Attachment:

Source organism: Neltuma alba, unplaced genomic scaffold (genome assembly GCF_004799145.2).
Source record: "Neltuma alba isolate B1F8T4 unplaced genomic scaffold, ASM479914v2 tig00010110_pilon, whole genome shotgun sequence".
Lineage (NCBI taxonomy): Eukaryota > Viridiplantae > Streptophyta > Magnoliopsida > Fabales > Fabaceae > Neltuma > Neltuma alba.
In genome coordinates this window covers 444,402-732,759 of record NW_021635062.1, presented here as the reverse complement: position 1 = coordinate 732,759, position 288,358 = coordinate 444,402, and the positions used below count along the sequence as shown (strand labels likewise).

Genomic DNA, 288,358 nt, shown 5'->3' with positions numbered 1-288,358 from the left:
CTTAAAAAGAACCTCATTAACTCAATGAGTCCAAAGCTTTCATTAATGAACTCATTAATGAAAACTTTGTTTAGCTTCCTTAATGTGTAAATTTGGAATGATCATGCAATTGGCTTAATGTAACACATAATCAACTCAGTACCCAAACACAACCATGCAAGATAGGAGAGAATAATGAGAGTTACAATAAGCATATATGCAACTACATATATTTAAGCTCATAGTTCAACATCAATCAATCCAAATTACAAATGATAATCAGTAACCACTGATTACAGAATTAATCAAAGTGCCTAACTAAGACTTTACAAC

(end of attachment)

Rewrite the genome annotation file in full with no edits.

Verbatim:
Source organism: Neltuma alba, unplaced genomic scaffold (genome assembly GCF_004799145.2).
Source record: "Neltuma alba isolate B1F8T4 unplaced genomic scaffold, ASM479914v2 tig00010110_pilon, whole genome shotgun sequence".
Lineage (NCBI taxonomy): Eukaryota > Viridiplantae > Streptophyta > Magnoliopsida > Fabales > Fabaceae > Neltuma > Neltuma alba.
In genome coordinates this window covers 444,402-732,759 of record NW_021635062.1, presented here as the reverse complement: position 1 = coordinate 732,759, position 288,358 = coordinate 444,402, and the positions used below count along the sequence as shown (strand labels likewise).

Genomic DNA, 288,358 nt, shown 5'->3' with positions numbered 1-288,358 from the left:
CTTAAAAAGAACCTCATTAACTCAATGAGTCCAAAGCTTTCATTAATGAACTCATTAATGAAAACTTTGTTTAGCTTCCTTAATGTGTAAATTTGGAATGATCATGCAATTGGCTTAATGTAACACATAATCAACTCAGTACCCAAACACAACCATGCAAGATAGGAGAGAATAATGAGAGTTACAATAAGCATATATGCAACTACATATATTTAAGCTCATAGTTCAACATCAATCAATCCAAATTACAAATGATAATCAGTAACCACTGATTACAGAATTAATCAAAGTGCCTAACTAAGACTTTACAAC